Pirates: The Maersk Alabama
The Captain's Ordeal
Confident that the pirates in the low lifeboat couldn't make it back aboard the ship, the crew of the Maersk Alabama now trailed the pirates as they motored away with Phillips.
33 hours after the hijacking, the crew of the Alabama finally heard from U.S. authorities. The Navy assured them that they were in place to deal with Phillips' captorsbut warned that more pirates were in the area and considered the ship an especially lucrative catch, likely to garner a substantial ransom from its Danish owners. The Maersk Alabama followed Navy instructions and sailed for its originally intended port, reaching Mombasa on Saturday. Local officers reported that the crew were startled when they approached, fearing that they might be yet another pirate threat.
Phillips remained onboard the lifeboat for five days.
Capt. Phillips and the four pirates continued along the coast, with U.S. helicopters and warships watching the boat. The USS Bainbridge, some 350 miles away, was headed closer. Thursday, Commander Frank Castellano, the captain of the Bainbridge, began relaying messages from FBI negotiators. The pirates consulted with Somali elders. Negotiations did not result in an agreement.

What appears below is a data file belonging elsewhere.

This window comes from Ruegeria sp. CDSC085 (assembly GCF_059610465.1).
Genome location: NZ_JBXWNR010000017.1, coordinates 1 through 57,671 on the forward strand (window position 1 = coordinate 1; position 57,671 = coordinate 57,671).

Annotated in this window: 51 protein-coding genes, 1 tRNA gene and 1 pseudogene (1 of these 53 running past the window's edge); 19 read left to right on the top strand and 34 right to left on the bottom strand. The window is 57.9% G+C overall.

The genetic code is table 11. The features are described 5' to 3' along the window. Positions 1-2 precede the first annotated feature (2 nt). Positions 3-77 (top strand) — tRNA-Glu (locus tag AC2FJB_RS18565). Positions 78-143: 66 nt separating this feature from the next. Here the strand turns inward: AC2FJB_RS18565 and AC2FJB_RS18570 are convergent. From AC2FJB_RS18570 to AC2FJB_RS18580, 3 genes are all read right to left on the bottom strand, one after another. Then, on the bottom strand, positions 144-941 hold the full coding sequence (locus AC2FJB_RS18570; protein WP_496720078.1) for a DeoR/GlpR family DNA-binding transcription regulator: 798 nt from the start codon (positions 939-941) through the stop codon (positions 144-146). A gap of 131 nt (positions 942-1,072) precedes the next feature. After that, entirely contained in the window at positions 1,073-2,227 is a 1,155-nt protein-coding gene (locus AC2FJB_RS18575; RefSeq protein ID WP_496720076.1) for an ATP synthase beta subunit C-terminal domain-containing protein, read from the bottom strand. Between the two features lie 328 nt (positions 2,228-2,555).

Friday the 450-foot warship reached the lifeboat. Phillips valiantly managed to break free and jumped overboard to swim toward the Bainbridge, but the pirates caught him before he got far and got him back in lifeboat. This time they tied him up.
The Navy consulted with the Commander-in-Chief. President Barack Obama declined to grant the Navy commanders' request to use force Friday. When there was no sign of the situation being resolving Saturday morning, Obama gave an order permitting the Navy to use deadly force if Phillips were in imminent danger.
That day pirates fired at a boat that approached from the Bainbridge. And Phillips was indeed immediate danger.